Pruitt O&W

Tennessee head football coach Jeremy Pruitt communicates with players during the Orange and White Game on April 21. 

On a beautiful sunny Saturday, Tennessee made its triumphant return to Neyland Stadium in front of the fans to participate in the annual Orange and White Spring Game.

The Orange Team dominated the White team, following an offensive tide on the way to a 34-7 win.

In the weeks leading up to the spectacle, head coach Jeremy Pruitt reinforced that he wanted his players to get a real game feel from the scrimmage. He wanted the fans in Neyland to create an electric atmosphere, like the players will experience in the fall, so he could measure how players respond. The fans met their side of the bargain, with an officially announced crowd of 65,098.

Pruitt was less than pleased with his team’s showing.

“The big thing out there today is you see some guys competing hard, they may not be doing things perfect, but they’re headed in the right direction,” Pruitt said. Then I saw a couple of guys out there today that just quit.”

Pruitt has made his name as a defensive coach. He has been the defensive coordinator for college football giants, such as Alabama and Georgia. Given his background, one would expect Tennessee’s defense to show out.

Ironically, Tennessee’s first team offense, under first year offensive coordinator Tyson Helton, had a nearly dominant day.

Sophomore Jarrett Guarantano started at quarterback for the Orange team. He made a day of carving up the White team, throwing for 226 yards and two touchdowns on his way to earning MVP of the Orange and White game.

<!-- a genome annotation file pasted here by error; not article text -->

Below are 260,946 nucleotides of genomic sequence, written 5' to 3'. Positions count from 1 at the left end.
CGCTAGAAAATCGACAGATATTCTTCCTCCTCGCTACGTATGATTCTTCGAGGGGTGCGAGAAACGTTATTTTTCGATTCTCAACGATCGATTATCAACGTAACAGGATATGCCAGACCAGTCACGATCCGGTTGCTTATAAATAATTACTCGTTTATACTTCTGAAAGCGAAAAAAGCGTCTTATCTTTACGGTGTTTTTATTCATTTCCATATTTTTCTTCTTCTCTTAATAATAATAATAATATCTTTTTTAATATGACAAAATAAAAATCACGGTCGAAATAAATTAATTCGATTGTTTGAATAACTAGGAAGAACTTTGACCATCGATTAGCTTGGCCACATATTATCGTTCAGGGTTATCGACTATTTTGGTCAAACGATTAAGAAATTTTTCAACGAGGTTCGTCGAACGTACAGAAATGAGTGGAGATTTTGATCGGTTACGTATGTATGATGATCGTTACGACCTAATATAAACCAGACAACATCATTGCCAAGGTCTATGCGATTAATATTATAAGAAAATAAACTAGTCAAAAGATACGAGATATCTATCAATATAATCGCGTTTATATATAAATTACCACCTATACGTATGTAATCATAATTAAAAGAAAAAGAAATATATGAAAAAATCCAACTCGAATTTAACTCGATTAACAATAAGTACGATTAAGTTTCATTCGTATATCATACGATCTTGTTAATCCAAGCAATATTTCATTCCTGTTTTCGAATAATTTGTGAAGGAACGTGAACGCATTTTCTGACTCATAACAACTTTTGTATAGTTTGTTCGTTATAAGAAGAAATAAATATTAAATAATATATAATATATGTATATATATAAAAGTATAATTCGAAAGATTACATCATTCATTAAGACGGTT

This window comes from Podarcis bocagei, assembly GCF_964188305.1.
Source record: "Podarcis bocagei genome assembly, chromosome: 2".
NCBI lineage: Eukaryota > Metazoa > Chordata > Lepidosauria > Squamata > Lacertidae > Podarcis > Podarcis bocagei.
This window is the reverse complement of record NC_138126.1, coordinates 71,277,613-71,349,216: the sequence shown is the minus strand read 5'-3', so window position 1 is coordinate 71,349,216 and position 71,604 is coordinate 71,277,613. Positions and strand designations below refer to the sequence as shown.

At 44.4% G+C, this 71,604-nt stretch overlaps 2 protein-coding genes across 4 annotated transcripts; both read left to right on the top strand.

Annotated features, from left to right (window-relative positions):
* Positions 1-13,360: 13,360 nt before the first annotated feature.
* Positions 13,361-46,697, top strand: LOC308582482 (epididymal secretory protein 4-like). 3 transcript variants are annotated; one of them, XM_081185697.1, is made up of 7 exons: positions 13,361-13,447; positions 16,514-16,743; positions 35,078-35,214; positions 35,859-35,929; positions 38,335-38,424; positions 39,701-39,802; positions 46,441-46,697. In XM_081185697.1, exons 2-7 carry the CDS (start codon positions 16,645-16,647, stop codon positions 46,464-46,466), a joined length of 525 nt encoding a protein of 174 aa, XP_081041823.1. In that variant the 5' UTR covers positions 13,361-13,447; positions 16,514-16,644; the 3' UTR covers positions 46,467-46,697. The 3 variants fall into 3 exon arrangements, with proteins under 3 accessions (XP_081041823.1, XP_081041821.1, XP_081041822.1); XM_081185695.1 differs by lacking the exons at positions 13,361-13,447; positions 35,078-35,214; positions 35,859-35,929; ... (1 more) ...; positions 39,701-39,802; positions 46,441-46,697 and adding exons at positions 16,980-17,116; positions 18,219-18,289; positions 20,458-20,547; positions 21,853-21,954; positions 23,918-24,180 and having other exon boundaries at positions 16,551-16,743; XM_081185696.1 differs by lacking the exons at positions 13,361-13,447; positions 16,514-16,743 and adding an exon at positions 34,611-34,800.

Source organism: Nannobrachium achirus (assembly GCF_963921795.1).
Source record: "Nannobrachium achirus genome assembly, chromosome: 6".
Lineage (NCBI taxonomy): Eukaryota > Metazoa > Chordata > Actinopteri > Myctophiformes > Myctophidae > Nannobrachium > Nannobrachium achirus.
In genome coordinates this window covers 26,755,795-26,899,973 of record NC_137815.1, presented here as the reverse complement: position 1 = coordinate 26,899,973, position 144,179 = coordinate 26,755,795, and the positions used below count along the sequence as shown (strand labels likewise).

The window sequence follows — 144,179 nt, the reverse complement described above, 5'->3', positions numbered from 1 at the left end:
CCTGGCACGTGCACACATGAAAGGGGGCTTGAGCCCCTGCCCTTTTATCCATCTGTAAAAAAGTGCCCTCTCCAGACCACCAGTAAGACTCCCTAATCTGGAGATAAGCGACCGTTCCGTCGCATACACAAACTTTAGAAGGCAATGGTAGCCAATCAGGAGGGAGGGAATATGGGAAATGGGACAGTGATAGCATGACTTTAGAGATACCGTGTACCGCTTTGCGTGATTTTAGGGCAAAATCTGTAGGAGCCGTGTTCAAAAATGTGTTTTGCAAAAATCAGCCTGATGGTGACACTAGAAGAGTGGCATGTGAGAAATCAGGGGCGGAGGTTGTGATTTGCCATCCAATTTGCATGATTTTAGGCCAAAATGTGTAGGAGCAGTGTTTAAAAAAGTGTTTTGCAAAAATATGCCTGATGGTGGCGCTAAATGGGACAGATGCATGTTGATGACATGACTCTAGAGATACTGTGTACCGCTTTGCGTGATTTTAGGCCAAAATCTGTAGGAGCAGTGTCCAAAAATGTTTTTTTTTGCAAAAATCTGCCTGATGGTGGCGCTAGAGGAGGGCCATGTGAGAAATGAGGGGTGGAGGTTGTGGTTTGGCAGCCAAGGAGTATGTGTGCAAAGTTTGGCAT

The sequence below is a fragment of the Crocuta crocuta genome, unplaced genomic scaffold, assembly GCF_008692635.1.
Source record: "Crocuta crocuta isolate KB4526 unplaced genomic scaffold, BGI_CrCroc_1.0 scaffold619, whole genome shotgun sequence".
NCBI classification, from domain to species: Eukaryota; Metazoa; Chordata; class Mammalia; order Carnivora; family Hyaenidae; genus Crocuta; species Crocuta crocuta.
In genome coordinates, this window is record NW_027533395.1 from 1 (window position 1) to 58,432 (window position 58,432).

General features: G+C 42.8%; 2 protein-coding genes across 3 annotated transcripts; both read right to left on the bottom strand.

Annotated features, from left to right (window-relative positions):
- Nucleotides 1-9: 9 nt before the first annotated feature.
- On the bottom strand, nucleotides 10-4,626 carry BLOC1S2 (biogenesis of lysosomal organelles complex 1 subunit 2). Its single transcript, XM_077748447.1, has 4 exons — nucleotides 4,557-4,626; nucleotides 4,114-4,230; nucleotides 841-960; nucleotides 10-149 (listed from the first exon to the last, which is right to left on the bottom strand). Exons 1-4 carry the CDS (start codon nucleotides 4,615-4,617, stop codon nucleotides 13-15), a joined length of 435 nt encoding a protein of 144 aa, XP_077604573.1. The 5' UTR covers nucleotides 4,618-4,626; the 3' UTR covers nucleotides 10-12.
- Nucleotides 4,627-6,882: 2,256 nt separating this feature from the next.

It took Guarantano a while to heat up. After throwing two straight incompletions on the very first drive in the first quarter, he followed it up with a nice jump-ball in the end zone for a two-yard touchdown strike to Marquez Callaway for the first points of the game.

Pruitt was still mum on giving details about the progress of his quarterbacks.

“Well, when you look at one day’s work out there, that’s not really a true indication of how spring went.” Pruitt said.

Scoring would come at a premium for a while, with the only points in over 10 minutes coming off of a Brent Cimaglia field goal to start the second quarter. Tim Jordan would change that.

After busting off a 29-yard run in which he broke a couple of would-be tacklers, Jordan bounced a short five yard run outside to the house, giving the Orange team a 17-0 lead. Jordan had a nice day, rumbling to 57 yards on nine carries.

Ty Chandler further extended the Orange lead in the third quarter, plunging in a one-yard touchdown to make it 27-0.

Luckily for the White team, Latrell Williams was able to take a slant pass from Will McBride 35 yards to the Checkerboards to give the White team its first points in the fourth quarter.

With just over four minutes left and a running clock, one would assume the Orange team would just try to run the clock out and claim victory. This was not the case, as Guarantano capped off a long drive with a 29-yard strike to tight end Eli Wolf for a touchdown.

Despite the poor showing by Tennessee’s first team defense, allowing 360 total yards, the second team defensive players showed out.

Not only did they allow just 85 total yards, including 14 rushing, they were able to intercept McBride on two occasions. The first, a Theo Jackson interception, was off of a deflected pass.

The second came from linebacker Shanon Reid, a young player touted for his athleticism, who sprinted a good portion of the field to snatch a floating pass from a receiver’s hands. Orange’s secondary, a position that has been in question for the Vols, held McBride to just 6-of-18 passing for 71 yards.

Even with some solid individual performances in Saturday’s contest, Pruitt believes Tennessee still has a very long road to travel before they reach a solid point.

“I think if you looked at it after 15 days, I’d say we’d probably get about a ‘D’, if you looked at it from a grade,” Pruitt said. “It would be about a ‘D’.”

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